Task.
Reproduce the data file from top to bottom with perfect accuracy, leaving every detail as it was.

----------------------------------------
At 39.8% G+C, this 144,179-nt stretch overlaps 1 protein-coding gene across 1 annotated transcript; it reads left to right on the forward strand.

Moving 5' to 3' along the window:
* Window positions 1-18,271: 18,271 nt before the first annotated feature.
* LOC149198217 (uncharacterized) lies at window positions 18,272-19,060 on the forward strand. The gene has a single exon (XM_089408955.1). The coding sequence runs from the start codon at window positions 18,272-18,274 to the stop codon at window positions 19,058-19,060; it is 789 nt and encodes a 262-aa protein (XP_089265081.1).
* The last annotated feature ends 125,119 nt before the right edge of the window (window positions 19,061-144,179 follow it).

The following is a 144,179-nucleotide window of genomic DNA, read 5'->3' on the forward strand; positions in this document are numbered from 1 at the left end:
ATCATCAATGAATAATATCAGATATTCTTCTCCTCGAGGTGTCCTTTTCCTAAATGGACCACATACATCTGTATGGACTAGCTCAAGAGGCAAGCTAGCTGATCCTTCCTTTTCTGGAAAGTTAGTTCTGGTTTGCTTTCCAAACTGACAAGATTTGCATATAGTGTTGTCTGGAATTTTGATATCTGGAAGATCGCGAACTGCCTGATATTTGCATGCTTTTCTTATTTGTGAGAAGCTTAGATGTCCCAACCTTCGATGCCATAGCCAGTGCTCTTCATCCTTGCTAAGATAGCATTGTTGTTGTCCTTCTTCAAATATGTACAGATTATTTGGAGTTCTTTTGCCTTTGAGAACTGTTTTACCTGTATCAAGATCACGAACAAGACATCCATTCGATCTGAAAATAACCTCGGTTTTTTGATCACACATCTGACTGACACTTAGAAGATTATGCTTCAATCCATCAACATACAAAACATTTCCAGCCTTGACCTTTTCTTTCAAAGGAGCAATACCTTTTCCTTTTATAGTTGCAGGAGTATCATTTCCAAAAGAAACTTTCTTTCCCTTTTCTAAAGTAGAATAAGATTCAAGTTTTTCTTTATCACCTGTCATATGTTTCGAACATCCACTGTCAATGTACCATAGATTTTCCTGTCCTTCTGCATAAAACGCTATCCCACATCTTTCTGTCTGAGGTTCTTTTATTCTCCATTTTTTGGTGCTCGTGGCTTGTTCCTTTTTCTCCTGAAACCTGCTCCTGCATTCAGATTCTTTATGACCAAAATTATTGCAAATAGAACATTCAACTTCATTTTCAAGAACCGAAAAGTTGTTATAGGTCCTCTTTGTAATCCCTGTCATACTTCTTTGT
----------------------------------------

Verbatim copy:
At 39.8% G+C, this 144,179-nt stretch overlaps 1 protein-coding gene across 1 annotated transcript; it reads left to right on the forward strand.

Moving 5' to 3' along the window:
* Window positions 1-18,271: 18,271 nt before the first annotated feature.
* LOC149198217 (uncharacterized) lies at window positions 18,272-19,060 on the forward strand. The gene has a single exon (XM_089408955.1). The coding sequence runs from the start codon at window positions 18,272-18,274 to the stop codon at window positions 19,058-19,060; it is 789 nt and encodes a 262-aa protein (XP_089265081.1).
* The last annotated feature ends 125,119 nt before the right edge of the window (window positions 19,061-144,179 follow it).

The following is a 144,179-nucleotide window of genomic DNA, read 5'->3' on the forward strand; positions in this document are numbered from 1 at the left end:
ATCATCAATGAATAATATCAGATATTCTTCTCCTCGAGGTGTCCTTTTCCTAAATGGACCACATACATCTGTATGGACTAGCTCAAGAGGCAAGCTAGCTGATCCTTCCTTTTCTGGAAAGTTAGTTCTGGTTTGCTTTCCAAACTGACAAGATTTGCATATAGTGTTGTCTGGAATTTTGATATCTGGAAGATCGCGAACTGCCTGATATTTGCATGCTTTTCTTATTTGTGAGAAGCTTAGATGTCCCAACCTTCGATGCCATAGCCAGTGCTCTTCATCCTTGCTAAGATAGCATTGTTGTTGTCCTTCTTCAAATATGTACAGATTATTTGGAGTTCTTTTGCCTTTGAGAACTGTTTTACCTGTATCAAGATCACGAACAAGACATCCATTCGATCTGAAAATAACCTCGGTTTTTTGATCACACATCTGACTGACACTTAGAAGATTATGCTTCAATCCATCAACATACAAAACATTTCCAGCCTTGACCTTTTCTTTCAAAGGAGCAATACCTTTTCCTTTTATAGTTGCAGGAGTATCATTTCCAAAAGAAACTTTCTTTCCCTTTTCTAAAGTAGAATAAGATTCAAGTTTTTCTTTATCACCTGTCATATGTTTCGAACATCCACTGTCAATGTACCATAGATTTTCCTGTCCTTCTGCATAAAACGCTATCCCACATCTTTCTGTCTGAGGTTCTTTTATTCTCCATTTTTTGGTGCTCGTGGCTTGTTCCTTTTTCTCCTGAAACCTGCTCCTGCATTCAGATTCTTTATGACCAAAATTATTGCAAATAGAACATTCAACTTCATTTTCAAGAACCGAAAAGTTGTTATAGGTCCTCTTTGTAATCCCTGTCATACTTCTTTGT